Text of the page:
“Look at what’s happened in Boston,” Mr. Bloomberg said. “Remember what happened here on 9/11. Remember all of those who’ve been killed by gun violence and the families they left behind.”
Yeah, you know what they say: If anyone dares criticize a racist, ineffective, and possibly unconstitutional policing strategy, then the terrorists win. Almost 90 percent of the NYPD’s stop-and-frisk encounters last year turned up nothing—no drugs, no weapons, no outstanding warrants. All they did was engender fear and resentment among the city’s minority communities. This is part of the reason why so many NYPD critics want to appoint an independent inspector general who’s empowered to review the department’s standards and practices, especially those policies that tend to alienate the department from the communities it serves.
The inspector general proposal is not as straightforward as it sounds. The best argument I’ve seen against it comes from criminal justice professor Eugene O’Donnell, who agrees that the NYPD needs to reform but thinks the inspector general proposal wouldn’t actually change the culture of the department, and would mainly serve to further depress morale among the rank-and-file. The worst argument I’ve seen against it came today, from Mayor Bloomberg, who warned that the existence of an inspector general would make it harder for the department to fight terrorism, since other police departments would be less likely to share information with the NYPD if there was a chance an outsider might glimpse that info. I suppose he might have a point if the city were to appoint, say, Julian Assange as the inspector general. But that is rather unlikely to happen.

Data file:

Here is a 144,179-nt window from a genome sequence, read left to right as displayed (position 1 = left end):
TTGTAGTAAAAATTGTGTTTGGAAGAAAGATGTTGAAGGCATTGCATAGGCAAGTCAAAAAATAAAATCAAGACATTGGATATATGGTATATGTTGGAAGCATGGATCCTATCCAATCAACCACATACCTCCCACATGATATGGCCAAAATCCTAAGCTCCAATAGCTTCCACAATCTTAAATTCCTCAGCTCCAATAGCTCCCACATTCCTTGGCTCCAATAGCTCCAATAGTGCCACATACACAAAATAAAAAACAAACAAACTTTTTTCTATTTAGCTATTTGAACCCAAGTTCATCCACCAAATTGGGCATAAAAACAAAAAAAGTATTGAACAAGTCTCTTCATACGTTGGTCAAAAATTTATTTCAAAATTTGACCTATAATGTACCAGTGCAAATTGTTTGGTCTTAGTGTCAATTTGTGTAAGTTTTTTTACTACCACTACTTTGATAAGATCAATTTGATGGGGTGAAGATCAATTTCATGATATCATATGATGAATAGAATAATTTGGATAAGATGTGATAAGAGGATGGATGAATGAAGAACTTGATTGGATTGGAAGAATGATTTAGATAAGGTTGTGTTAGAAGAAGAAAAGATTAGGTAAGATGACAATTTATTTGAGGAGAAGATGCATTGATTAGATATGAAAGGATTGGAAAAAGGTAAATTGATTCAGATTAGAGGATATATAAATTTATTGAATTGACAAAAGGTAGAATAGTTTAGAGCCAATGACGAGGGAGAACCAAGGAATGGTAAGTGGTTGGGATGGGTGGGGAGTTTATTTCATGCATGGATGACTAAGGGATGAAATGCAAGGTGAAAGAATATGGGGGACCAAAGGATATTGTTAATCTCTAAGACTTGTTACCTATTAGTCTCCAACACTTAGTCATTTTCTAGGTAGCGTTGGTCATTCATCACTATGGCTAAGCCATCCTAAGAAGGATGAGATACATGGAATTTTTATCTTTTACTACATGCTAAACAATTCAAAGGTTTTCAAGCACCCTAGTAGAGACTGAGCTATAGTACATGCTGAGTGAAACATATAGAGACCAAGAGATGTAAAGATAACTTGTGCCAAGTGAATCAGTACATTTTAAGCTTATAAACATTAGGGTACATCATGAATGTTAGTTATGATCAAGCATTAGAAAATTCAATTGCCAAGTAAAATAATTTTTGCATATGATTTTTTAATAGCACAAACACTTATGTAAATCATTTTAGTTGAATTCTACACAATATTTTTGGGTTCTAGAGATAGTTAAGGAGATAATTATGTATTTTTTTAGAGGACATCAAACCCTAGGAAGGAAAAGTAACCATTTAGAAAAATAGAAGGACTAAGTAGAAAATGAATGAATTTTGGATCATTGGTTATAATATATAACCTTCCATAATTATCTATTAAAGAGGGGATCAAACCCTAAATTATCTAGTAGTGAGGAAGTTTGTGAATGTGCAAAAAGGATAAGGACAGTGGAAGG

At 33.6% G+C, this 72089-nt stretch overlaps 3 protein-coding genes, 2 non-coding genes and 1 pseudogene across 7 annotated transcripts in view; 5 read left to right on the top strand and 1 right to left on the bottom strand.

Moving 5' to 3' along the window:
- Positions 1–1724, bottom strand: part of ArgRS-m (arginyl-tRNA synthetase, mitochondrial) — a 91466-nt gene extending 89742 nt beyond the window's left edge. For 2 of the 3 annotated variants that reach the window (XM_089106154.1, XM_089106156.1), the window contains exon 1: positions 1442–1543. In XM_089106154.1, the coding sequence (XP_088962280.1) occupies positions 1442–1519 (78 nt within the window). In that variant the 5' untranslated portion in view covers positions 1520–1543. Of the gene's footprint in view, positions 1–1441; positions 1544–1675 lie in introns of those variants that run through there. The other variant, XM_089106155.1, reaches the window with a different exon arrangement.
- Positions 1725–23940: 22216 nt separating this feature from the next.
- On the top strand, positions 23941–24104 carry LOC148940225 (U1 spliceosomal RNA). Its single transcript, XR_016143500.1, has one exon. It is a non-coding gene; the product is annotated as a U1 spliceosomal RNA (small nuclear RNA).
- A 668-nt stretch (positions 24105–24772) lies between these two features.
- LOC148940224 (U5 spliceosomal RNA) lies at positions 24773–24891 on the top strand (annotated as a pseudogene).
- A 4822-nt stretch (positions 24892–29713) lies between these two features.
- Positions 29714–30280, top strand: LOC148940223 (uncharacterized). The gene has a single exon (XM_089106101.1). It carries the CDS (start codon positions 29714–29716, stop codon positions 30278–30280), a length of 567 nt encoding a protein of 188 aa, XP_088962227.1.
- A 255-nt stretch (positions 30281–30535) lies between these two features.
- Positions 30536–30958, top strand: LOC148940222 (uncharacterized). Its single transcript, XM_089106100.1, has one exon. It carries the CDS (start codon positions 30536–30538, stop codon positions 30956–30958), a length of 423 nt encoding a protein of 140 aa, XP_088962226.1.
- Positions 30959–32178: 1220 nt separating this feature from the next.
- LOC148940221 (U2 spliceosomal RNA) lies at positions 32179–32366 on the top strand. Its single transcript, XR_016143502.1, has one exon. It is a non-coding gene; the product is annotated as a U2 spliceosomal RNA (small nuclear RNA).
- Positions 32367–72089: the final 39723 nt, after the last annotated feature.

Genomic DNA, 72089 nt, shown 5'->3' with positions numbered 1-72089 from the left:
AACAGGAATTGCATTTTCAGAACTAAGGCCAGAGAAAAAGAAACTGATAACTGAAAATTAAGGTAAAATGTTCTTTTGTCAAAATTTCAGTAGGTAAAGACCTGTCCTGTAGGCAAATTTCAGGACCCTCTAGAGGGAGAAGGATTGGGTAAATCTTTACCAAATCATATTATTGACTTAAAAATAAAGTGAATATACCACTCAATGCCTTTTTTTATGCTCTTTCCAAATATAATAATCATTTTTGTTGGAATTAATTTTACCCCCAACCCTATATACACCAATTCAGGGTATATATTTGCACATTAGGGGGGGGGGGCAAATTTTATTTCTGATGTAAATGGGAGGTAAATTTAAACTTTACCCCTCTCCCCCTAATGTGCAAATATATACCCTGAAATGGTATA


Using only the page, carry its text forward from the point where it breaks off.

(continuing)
Posted Tuesday, April 30, 2013, at 3:26 PM
Photo by TIZIANA FABI/AFP/Getty Images
Today, HarperCollins will release the memoir of world-famous murder suspect Amanda Knox, aka "Foxy Knoxy." Knox is the American college student who, while studying abroad in the Italian city of Perugia in November 2007, was accused of killing her roommate, Meredith Kercher, in what authorities dubbed a kinky sex game gone wrong. The book will benefit from what we in the business call a "news peg": In late March, an Italian court overturned Knox's acquittal, and mandated the retrial of Knox and her co-defendant, Raffaele Sollecito. Knox reportedly received a $4 million advance for the book, money that she apparently needs—her family is said to have spent a fortune defending her during the four years she spent in jail.
As luck would have it, I happen to be in Perugia right now. I have come here each spring for the past four years, to attend the city's annual journalism festival, and the Knox case has always been the talk of the town. This year, however, Knox was barely mentioned at all. There were no panel discussions about the coverage, no impassioned mealtime arguments, no chatter overheard in the pubs. When I've mentioned the case to a few locals, they have, as usual, expressed their belief in Knox's guilt. But the discussion inevitably ended there, unlike in previous years, where the mere mention of Knox's name might prompt a 15-minute disquisition on what a vixen she was. Perugians seem to be over the Knox case. And I can't blame them.